There are many causes for itchy eyes; most commonly, they are the result of seasonal allergies. However, itchy eyes could be the result of other causes. Read below to learn about the common causes of itchy eyes and how to treat them.
The most common cause of itchy eyes is an allergic reaction. Seasonal allergies cause what’s known as allergic conjunctivitis. There are two types of allergic conjunctivitis:
- Acute allergic conjunctivitis— This is a short-term condition that is more common during allergy season. Eyelids suddenly swell, itch, and burn. You may also have a watery nose.
- Chronic allergic conjunctivitis— A less common condition called chronic allergic conjunctivitis can occur year-round. It is a milder response to allergens like food, dust, and animal dander. Common symptoms come and go and include burning and itching of the eyes and light sensitivity.
According to the Asthma and Allergy Foundation of America, allergies affect 30 percent of adults and 40 percent of children and can often run in families. Those with a history of allergies are at a greater risk to develop allergic conjunctivitis. Allergies can often be treated through home care, eye drops, and antihistamines. Read our post on allergies for more ways to relieve irritated eyes.
Pink eye, or conjunctivitis, is redness and swelling of the conjunctiva, the mucous membrane that lines the eyelid and eye surface. Infectious pink eye is commonly caused by viruses that cause the common cold and can be very contagious. Antibiotics are ineffective against these viruses. Bacterial pink eye is less common and easily treated with antibiotic drops. Preventing the spread of pink eye, especially those that are viral, is important and requires good hygiene. Poor handwashing is a major contributor of the spread of pink eye, especially in groups of children.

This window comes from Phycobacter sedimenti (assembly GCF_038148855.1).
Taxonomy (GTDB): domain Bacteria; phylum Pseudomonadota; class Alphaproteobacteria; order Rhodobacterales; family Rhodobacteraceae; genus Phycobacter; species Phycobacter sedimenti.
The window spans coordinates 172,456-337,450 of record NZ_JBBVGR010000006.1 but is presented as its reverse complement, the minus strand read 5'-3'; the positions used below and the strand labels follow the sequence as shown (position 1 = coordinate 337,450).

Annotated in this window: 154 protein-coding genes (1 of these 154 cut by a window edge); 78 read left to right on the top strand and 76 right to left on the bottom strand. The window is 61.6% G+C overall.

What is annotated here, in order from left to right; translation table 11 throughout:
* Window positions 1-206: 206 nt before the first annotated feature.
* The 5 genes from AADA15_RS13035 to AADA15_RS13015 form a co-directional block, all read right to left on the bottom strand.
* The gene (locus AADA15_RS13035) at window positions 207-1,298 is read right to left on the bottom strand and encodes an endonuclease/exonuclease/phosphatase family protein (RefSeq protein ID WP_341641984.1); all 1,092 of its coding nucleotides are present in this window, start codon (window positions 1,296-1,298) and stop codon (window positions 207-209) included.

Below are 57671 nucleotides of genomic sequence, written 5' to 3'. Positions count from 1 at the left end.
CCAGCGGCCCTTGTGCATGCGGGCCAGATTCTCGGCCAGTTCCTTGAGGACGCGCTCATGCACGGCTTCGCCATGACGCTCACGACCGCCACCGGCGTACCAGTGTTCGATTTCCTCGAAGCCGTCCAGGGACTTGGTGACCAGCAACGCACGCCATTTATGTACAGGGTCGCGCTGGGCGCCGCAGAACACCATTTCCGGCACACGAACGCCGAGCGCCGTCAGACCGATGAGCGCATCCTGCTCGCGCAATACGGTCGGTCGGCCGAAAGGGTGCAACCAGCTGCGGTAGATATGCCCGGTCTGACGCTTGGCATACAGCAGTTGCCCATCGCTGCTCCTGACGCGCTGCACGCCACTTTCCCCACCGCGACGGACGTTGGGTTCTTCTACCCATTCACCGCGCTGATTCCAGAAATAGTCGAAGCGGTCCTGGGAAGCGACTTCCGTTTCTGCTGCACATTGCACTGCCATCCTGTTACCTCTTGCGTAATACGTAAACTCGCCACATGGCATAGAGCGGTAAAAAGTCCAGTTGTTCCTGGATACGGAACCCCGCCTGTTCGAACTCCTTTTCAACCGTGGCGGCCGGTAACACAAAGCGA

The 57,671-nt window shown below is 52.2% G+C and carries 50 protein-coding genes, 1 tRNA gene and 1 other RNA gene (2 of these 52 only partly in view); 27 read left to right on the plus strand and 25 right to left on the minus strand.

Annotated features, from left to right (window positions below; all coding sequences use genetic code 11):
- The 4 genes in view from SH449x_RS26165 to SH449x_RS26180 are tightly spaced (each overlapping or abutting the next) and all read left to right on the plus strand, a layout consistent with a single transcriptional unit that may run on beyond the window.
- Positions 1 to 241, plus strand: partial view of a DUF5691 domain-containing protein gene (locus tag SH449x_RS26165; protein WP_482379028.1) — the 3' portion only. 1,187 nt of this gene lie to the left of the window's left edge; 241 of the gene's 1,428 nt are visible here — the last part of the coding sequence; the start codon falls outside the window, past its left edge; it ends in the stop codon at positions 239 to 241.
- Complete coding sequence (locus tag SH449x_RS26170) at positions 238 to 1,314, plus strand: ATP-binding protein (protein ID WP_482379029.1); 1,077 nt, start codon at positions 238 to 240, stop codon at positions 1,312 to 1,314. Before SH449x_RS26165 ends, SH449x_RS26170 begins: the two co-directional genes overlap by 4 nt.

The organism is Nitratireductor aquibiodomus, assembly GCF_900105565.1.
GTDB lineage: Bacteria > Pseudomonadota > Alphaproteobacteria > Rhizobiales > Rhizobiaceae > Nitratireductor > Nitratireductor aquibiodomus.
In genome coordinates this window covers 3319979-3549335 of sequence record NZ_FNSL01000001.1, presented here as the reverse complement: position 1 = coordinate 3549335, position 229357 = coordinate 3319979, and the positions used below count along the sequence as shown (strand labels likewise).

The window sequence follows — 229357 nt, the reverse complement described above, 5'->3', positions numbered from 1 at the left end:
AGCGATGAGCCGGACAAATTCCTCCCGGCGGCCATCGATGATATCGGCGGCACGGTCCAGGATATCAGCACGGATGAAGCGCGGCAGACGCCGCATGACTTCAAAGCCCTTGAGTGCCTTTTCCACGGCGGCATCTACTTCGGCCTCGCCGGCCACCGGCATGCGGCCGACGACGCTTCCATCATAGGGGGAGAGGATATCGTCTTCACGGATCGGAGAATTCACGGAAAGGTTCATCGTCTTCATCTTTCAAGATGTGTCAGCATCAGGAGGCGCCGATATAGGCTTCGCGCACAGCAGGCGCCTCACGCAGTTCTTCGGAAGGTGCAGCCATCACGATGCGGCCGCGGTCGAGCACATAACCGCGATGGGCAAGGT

Dry Eye Syndrome
Sources estimate that nearly five million Americans age 50 and older have clinically significant dry eye syndrome. However, dry eye syndrome can appear at any age. Dry eye syndrome is caused by a chronic lack of lubrication and moisture on the surface of the eye. Many medications, including those that treat allergies, high blood pressure and depression, can also aggravate dry eye syndrome.
Common symptoms of dry eye syndrome include:
- Burning sensation
- Itchy eyes
- Aching sensations
- Heavy eyes
- Fatigued eyes
- Sore eyes
- Dryness sensation
- Red eyes
- Photophobia (light sensitivity)
- Blurred vision
In many cases, once the condition has been diagnosed by a doctor, the use of artificial tears and lubricating ointments can treat the symptoms of chronic dry eye. More serious symptoms may require prescription eye drops in addition to artificial tears. It’s important to see an ophthalmologist to help determine the causative factors so that proper treatment can be provided.
When to Consult a Doctor
If you have already been diagnosed with allergies, it is safe to say they may be the cause of your itchy eyes. If you have never had allergies before but have noticed that you develop symptoms around certain smells or foods—or at certain times of year—you should seek medical attention. If you suspect allergies, an allergist can test you to determine the cause of the itching and prescribe treatment. If you do not suspect allergies as your cause, consult your eye doctor for diagnosis and treatment. For any ocular irritation or discomfort it is important to consult an ophthalmologist in order to determine its cause and provide appropriate treatment.
If you are suffering from itchy eyes, schedule an appointment today!